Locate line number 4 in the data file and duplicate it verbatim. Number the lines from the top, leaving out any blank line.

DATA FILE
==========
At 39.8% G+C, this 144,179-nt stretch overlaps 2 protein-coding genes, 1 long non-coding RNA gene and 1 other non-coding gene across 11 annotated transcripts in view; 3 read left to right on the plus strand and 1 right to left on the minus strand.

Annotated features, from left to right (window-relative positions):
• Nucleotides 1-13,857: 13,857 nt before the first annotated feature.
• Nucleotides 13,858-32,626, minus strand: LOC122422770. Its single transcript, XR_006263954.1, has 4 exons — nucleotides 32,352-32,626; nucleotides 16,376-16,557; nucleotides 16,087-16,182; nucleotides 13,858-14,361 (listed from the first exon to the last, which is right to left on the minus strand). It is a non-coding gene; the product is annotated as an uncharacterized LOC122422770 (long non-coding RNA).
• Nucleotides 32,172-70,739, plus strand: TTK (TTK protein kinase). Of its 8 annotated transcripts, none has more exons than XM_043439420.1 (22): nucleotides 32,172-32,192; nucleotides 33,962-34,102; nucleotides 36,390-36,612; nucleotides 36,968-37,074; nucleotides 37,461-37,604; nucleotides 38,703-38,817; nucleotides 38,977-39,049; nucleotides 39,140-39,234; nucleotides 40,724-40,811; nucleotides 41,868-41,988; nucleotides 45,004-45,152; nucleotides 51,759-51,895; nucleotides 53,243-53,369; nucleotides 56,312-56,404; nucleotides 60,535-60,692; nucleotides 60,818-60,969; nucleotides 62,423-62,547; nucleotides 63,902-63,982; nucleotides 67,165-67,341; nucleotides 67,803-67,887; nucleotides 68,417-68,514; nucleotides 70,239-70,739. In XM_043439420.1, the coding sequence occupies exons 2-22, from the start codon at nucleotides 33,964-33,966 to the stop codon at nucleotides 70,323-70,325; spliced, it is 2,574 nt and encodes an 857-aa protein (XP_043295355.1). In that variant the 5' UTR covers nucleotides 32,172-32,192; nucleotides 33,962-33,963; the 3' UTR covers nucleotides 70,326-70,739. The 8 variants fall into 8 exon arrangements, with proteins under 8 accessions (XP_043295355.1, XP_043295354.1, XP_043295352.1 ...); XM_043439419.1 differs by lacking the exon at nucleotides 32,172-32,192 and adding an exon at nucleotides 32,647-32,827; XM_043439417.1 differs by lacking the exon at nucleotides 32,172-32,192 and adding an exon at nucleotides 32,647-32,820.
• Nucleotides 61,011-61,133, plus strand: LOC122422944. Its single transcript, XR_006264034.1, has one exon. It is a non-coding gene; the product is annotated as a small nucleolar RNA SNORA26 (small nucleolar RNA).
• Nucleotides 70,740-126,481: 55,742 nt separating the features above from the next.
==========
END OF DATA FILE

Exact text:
• Nucleotides 13,858-32,626, minus strand: LOC122422770. Its single transcript, XR_006263954.1, has 4 exons — nucleotides 32,352-32,626; nucleotides 16,376-16,557; nucleotides 16,087-16,182; nucleotides 13,858-14,361 (listed from the first exon to the last, which is right to left on the minus strand). It is a non-coding gene; the product is annotated as an uncharacterized LOC122422770 (long non-coding RNA).